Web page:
Monday, March 18, 2013

Quick and Dirty Tips for Tree Planting

I apologize for falling behind on blogging.  School this semester has not left a lot of free time for writing, but I do want to continue with regular posts.  So, in the spirit of brevity, please enjoy the following quick and dirty tips for planting trees.  Stay tuned for the quick and dirty tips for pruning.

Timing is Everything
Cool winter months is a great time to plant dormant trees and shrubs.  Without the burden of green foliage that requires a constant flow of water, woody specimens are able to develop a healthy root system.  The earlier in the winter that you plant your trees, the more time their roots have to develop, and the better prepared the trees are to withstand summer heat.  In Knoxville, March is about the latest that I would recommend planting trees and shrubs.

A "bare root" tree is exactly what it sounds
like -- there is not soil around the roots.
Container or Bare-Root?
Many homeowners buy trees and shrubs grown in containers from a nursery or box store.  While I am all for supporting your local nursery, I prefer to plant "bare root" woody specimens.  Bare root plants are exactly what they sound like -- there is no soil around their roots.  In my experience, bare root trees and shrubs are less expensive, establish faster and perform better than container grown plants.  Bare root specimens can be ordered through the internet or catalogue from a reputable source.  Ball and burlap is another option as well.

Eliminate the Competition
Although most weeds in and of themselves may not be a threat to successful growth of trees and shrubs, their presence near the trunk is undesirable for a couple reasons.  Aesthetically, you may not want weeds cluttering up the "drip zone," or area beneath the foliage of your tree.  If the tree is to be planted in an area that is mowed regularly -- like the front yard -- if there are weeds and grass growing near the trunk you may risk having your tree damaged by a weed eater or lawn mower.  For these reasons, it is a good idea to use your shovel to remove existing weeds and grass from the area around your tree prior to planting.

Make sure your hole is at least big enough
to hold all of the plant's roots.
Dig Baby, Dig
If your tree is a container tree, make sure your hole is at least bigger than the plant's container.  Some people suggest digging a hole that is twice as wide.  I haven't noticed much of a short or long term difference between the growth of trees that were planted in sufficient size and larger holes.  If you are planting a bare root tree or shrub, make sure the hole is large enough to sufficiently hold all the roots.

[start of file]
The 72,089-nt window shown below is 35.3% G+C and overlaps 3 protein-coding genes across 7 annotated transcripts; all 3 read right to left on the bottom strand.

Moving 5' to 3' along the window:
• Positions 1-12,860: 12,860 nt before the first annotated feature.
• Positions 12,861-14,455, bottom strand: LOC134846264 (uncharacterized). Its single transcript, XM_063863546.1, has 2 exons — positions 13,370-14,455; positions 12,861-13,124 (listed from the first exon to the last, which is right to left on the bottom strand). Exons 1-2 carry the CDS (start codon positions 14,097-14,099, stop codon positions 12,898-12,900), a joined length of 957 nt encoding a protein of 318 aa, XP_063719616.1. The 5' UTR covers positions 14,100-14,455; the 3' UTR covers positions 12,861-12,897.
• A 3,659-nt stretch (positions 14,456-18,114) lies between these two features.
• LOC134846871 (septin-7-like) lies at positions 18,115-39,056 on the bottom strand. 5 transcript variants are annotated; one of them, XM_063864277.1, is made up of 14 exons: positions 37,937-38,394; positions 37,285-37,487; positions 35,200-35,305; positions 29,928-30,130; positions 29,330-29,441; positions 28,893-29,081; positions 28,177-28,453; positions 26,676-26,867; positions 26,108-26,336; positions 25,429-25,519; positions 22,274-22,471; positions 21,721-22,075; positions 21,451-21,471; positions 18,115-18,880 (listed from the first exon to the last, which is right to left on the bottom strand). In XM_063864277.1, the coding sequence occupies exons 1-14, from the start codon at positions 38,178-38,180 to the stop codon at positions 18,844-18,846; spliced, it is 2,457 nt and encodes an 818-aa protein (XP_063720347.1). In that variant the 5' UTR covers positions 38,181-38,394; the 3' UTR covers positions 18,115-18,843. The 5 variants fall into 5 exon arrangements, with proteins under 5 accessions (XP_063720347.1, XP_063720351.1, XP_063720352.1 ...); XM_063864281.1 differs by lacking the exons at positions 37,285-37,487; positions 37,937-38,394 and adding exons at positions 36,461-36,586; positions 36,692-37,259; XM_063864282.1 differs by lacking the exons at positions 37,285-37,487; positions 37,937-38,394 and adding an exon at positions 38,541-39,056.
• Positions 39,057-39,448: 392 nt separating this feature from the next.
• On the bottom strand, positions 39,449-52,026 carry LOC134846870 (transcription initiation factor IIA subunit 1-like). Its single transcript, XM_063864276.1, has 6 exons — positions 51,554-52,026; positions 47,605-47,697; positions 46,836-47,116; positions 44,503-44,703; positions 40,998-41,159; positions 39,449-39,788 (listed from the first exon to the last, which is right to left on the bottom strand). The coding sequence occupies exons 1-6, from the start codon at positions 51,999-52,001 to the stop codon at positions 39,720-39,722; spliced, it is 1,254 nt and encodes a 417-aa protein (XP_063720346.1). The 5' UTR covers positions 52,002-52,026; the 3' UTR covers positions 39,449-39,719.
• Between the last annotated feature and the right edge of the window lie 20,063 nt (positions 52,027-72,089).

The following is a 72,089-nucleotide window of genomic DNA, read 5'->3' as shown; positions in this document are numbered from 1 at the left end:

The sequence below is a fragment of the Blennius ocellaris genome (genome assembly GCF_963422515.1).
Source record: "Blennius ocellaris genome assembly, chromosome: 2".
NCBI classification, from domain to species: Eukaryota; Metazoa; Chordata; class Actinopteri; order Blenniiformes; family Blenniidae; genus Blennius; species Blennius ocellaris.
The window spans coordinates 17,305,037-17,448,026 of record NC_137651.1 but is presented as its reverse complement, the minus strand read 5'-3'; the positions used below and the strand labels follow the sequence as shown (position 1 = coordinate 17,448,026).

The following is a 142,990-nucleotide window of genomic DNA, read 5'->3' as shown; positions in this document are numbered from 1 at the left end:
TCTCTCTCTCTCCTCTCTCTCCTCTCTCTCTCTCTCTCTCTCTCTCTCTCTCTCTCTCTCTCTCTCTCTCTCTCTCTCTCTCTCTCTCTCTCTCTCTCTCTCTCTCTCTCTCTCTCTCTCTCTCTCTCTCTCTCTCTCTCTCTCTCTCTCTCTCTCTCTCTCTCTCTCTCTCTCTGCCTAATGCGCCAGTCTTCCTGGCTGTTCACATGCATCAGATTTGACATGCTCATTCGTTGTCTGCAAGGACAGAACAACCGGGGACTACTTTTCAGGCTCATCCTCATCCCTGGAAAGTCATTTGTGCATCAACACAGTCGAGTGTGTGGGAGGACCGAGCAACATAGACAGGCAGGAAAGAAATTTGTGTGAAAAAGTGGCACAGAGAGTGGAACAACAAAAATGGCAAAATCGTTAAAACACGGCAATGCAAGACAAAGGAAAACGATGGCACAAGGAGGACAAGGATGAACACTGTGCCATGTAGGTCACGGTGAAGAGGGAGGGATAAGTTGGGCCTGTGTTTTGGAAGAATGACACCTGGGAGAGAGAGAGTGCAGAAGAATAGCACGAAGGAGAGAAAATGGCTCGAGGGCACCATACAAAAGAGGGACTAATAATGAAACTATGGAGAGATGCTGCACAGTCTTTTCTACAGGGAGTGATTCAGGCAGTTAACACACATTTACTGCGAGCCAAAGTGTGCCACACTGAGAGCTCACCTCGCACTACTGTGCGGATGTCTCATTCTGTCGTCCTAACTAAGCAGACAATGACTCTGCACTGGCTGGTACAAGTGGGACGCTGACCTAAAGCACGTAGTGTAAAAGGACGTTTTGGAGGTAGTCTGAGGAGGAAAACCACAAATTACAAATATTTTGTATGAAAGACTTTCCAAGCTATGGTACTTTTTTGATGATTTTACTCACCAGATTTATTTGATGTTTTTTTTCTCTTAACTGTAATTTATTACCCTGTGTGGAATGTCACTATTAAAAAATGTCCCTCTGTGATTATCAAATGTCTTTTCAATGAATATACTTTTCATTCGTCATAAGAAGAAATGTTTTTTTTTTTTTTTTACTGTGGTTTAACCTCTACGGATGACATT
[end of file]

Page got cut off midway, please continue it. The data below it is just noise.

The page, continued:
To Amend or Not to Amend
Some people amend the soil in the hole with potting soil, good topsoil, sand, compost, or fertilizer.  I like to think of it this way -- in a year, your tree's roots are going to expand far beyond that zone.  Why put off the inevitable?  In some cases, amending the soil can actually hurt the tree's development.  For example, if a heavy clay soil is amended for a tree, the slow draining clay can create a basin that holds water around the tree's roots and causes them to rot.  However, if you are growing a tree or shrub that has a specific soil pH (acidity or alkalinity) requirement, the soil will need to be amended with sulfur to lower pH and make more acidic or lime to raise pH and make more alkaline in order for the tree to grow properly.

Look for the "root / shoot" junction before
planting your tree.
Look for the Root-Shoot Junction
There have been times when I've planted a tree and a year later it dies inexplicably.  My sleuthing did not turn up any fatal pest or disease problems.  The cause of the tree death was actually being planted too low or too high.  Now when I plant trees, I keep my eyes peeled for something called the "root / shoot junction."  Look on the trunk of your tree for the spot where the roots become the roots and the shoot becomes the shoot.  When you plant your tree, make sure the roots are below ground and the trunk is above ground.  Most of the time, the soil line of container grown trees is already at the root / shoot junction, but double check to be sure.

Add Mulch
Mulch is important for weed suppression, protecting the trees from lawn mower or weed eater damage, and just plain old looks pretty.  For new beds, add about 3 inches of mulch under the drip zone of the tree.  After mulching, be sure to pull the mulch away from the trunk of the tree.  Be sure to avoid the "mulch volcano" look -- that is not attractive and it is unhealthy for your tree.

Thanks for reading and stay tuned for the quick and dirty tips for pruning, hopefully coming up soon!

If you have any questions, ideas, or comments, please don't hesitate to leave a comment or send me an email.

To see more of my tree maintenance pictures, check out my photobucket story.

Do you prefer container trees or bare-root?  What tips and tricks have made your trees and shrubs grow successfully?

The Knoxville Botanical Garden and Arboretum's "Every Child Outdoors" Fruit Grove

1 comment:

  1. Hello Amanda Plante

    A complete post about tree planting. Although, title is saying Dirty tips, i would say good tips. Because the way you described about weeds and bare root trees, i can say, every one who read this post will recommend to pant root trees in their house. Also regularly hoeing can give maximum benefits in planting. That is my thought. What you have to say about this?